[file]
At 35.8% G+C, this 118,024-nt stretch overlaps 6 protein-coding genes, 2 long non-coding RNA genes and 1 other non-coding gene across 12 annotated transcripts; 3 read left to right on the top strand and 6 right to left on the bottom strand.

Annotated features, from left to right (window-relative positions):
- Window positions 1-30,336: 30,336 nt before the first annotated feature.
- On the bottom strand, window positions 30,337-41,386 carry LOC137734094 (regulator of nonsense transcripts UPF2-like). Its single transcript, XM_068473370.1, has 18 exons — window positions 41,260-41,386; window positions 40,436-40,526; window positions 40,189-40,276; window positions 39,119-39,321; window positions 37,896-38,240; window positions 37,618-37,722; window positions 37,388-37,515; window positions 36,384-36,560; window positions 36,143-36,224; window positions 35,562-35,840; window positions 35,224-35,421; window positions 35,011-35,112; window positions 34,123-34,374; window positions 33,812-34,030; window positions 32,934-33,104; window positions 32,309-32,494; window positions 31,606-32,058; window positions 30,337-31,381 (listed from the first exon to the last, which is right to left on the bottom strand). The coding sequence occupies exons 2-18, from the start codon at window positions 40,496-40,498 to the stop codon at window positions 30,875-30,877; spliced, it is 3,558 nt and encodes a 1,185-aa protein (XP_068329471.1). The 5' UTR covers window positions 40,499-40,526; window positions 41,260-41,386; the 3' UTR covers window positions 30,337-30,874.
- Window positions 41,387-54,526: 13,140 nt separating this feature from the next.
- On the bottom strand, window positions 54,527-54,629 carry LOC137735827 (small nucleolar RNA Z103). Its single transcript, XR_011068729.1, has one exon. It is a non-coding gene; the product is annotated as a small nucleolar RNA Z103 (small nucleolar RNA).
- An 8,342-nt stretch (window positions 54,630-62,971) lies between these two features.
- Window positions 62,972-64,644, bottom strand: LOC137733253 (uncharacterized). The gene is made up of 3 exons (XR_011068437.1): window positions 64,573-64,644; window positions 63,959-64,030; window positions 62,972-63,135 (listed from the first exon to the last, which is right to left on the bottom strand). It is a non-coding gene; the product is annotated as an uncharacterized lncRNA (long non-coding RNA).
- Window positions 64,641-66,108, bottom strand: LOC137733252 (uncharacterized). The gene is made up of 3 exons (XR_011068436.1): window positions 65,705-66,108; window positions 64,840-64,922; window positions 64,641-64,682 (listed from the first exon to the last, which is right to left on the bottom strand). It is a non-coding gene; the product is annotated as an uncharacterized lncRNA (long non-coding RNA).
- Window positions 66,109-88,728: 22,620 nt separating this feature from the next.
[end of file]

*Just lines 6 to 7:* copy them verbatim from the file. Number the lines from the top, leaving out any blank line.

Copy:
- On the bottom strand, window positions 54,527-54,629 carry LOC137735827 (small nucleolar RNA Z103). Its single transcript, XR_011068729.1, has one exon. It is a non-coding gene; the product is annotated as a small nucleolar RNA Z103 (small nucleolar RNA).
- An 8,342-nt stretch (window positions 54,630-62,971) lies between these two features.